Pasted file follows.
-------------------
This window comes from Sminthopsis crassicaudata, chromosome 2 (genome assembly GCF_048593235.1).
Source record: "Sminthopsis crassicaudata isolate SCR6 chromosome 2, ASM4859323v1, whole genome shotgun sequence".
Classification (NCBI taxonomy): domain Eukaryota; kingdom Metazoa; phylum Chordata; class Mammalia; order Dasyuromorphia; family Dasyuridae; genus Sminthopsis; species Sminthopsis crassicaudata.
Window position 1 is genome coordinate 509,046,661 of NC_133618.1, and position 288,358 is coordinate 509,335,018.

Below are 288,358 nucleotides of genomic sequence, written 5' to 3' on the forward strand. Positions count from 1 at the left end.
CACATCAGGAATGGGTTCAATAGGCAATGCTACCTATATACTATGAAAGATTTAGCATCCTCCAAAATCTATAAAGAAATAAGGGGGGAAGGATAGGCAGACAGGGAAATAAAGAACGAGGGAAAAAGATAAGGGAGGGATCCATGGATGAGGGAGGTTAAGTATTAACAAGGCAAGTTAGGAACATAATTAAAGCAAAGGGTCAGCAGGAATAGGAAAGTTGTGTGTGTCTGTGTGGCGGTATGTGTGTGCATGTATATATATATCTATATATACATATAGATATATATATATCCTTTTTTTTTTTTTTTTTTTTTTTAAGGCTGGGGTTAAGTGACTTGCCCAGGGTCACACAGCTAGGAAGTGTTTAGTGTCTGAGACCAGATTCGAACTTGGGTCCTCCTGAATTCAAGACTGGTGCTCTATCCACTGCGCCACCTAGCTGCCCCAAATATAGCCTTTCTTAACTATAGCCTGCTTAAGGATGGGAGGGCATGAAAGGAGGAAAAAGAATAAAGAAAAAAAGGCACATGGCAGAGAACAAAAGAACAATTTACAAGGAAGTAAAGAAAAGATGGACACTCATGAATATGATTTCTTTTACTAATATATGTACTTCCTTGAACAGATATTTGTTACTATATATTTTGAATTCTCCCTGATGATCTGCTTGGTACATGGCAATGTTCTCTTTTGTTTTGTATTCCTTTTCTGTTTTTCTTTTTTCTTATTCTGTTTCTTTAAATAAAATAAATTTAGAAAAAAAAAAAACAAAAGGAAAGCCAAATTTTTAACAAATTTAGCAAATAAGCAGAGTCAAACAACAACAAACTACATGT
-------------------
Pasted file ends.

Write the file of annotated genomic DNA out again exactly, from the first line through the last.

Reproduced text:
This window comes from Sminthopsis crassicaudata, chromosome 2 (genome assembly GCF_048593235.1).
Source record: "Sminthopsis crassicaudata isolate SCR6 chromosome 2, ASM4859323v1, whole genome shotgun sequence".
Classification (NCBI taxonomy): domain Eukaryota; kingdom Metazoa; phylum Chordata; class Mammalia; order Dasyuromorphia; family Dasyuridae; genus Sminthopsis; species Sminthopsis crassicaudata.
Window position 1 is genome coordinate 509,046,661 of NC_133618.1, and position 288,358 is coordinate 509,335,018.

Below are 288,358 nucleotides of genomic sequence, written 5' to 3' on the forward strand. Positions count from 1 at the left end.
CACATCAGGAATGGGTTCAATAGGCAATGCTACCTATATACTATGAAAGATTTAGCATCCTCCAAAATCTATAAAGAAATAAGGGGGGAAGGATAGGCAGACAGGGAAATAAAGAACGAGGGAAAAAGATAAGGGAGGGATCCATGGATGAGGGAGGTTAAGTATTAACAAGGCAAGTTAGGAACATAATTAAAGCAAAGGGTCAGCAGGAATAGGAAAGTTGTGTGTGTCTGTGTGGCGGTATGTGTGTGCATGTATATATATATCTATATATACATATAGATATATATATATCCTTTTTTTTTTTTTTTTTTTTTTTAAGGCTGGGGTTAAGTGACTTGCCCAGGGTCACACAGCTAGGAAGTGTTTAGTGTCTGAGACCAGATTCGAACTTGGGTCCTCCTGAATTCAAGACTGGTGCTCTATCCACTGCGCCACCTAGCTGCCCCAAATATAGCCTTTCTTAACTATAGCCTGCTTAAGGATGGGAGGGCATGAAAGGAGGAAAAAGAATAAAGAAAAAAAGGCACATGGCAGAGAACAAAAGAACAATTTACAAGGAAGTAAAGAAAAGATGGACACTCATGAATATGATTTCTTTTACTAATATATGTACTTCCTTGAACAGATATTTGTTACTATATATTTTGAATTCTCCCTGATGATCTGCTTGGTACATGGCAATGTTCTCTTTTGTTTTGTATTCCTTTTCTGTTTTTCTTTTTTCTTATTCTGTTTCTTTAAATAAAATAAATTTAGAAAAAAAAAAAACAAAAGGAAAGCCAAATTTTTAACAAATTTAGCAAATAAGCAGAGTCAAACAACAACAAACTACATGT